Oct 24 05 - 4:25am

Sounds like a hellish book about hellish brain-dead killing machines /I meant people.

Feb 10 07 - 7:02pm
JMR

Nice piece, I look forward to more of Buzzell's writings.

Nov 13 08 - 11:36pm
rec

I was only 20 when the Korean War sucked me into the maw of one hell of a 31 day fire fight.
I was wounded by a bayonet from a chinese soldier. It was driven through my hand and within two days I had a hell of an infection called blood poisoning.
During that 31 days the outfit lost 600% of its original solders to wounds or death.
Unreal, surrealistic, noise, sounds, smells, touches, slams, burns, cuts and visions of people being wounded severely or being torn to pieces by artillery. Seeing chinese/north korean soldiers being dropped by rounds, being blown to bits by mines and artillery. Hearing the sounds of warcraft overhead strafing. The smells were something I could not imagine. Having to pick up dead humans and move them out of the way so we could fight. That feeling of death in your hands.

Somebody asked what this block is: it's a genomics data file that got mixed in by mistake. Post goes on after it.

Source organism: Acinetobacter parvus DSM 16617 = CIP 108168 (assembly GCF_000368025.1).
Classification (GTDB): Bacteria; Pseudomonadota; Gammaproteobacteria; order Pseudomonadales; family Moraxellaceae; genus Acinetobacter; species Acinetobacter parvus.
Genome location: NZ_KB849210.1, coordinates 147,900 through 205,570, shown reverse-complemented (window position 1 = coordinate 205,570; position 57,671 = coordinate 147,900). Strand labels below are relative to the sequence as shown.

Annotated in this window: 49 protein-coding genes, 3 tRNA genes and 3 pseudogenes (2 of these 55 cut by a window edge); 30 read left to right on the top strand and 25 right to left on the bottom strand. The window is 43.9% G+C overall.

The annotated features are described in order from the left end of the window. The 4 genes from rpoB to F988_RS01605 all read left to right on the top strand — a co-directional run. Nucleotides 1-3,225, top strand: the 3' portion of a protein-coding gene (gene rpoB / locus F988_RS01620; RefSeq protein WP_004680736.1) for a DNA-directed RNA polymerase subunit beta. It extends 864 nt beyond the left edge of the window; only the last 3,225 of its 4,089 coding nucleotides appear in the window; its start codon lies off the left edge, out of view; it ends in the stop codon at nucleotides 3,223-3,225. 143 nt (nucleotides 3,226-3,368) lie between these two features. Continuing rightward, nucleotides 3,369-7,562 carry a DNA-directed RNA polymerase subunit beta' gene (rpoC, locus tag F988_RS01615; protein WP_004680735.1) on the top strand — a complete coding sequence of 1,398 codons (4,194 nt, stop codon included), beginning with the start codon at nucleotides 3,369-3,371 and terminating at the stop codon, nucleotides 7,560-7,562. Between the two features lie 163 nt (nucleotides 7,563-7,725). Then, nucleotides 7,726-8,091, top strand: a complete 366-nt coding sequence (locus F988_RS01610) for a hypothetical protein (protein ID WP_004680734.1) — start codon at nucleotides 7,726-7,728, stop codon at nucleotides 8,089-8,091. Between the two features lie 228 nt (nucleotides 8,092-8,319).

I think for a part of the time I was blinded so that I could not see what was going on.
And I was trained as a sniper. I could hit at 1000 yards with pretty good accuracy. I would fire my rifle, see the figure drop, and pull out my record book and list all of the particulars for that one shot.
When the horde got too close for me to take time to write, I just shot and shot and shot and shot until the rifle was redhot and the wood of the rifle often burned and added its own smell to the war.
This was over 50 years ago, and if I close my eyes and concentrate it all comes back.

War changes a person and never leaves and never goes away.

May 28 09 - 12:47pm
vb

Not going to say too bad, or even sucks to be you. This war was and is bad-immoral, illegal, unnecessary. To participate in it in any way makes the deluded young men and women pawns in the grand chess game played by our country and "coalition" forces. Don't put your foot on that transport, don't pull that trigger, say no, hell say 'hell no' and refuse to participate. no need to wait in line for phones or laptops then, no need to attempt to justify your life and actions, no need to live vicariously in chat rooms.

Sep 07 11 - 7:23am
Cialis Rezeptfrei

wMGZu4 Well, actually, a lot of what you write is not quite true ... well, okay, it does not matter:)))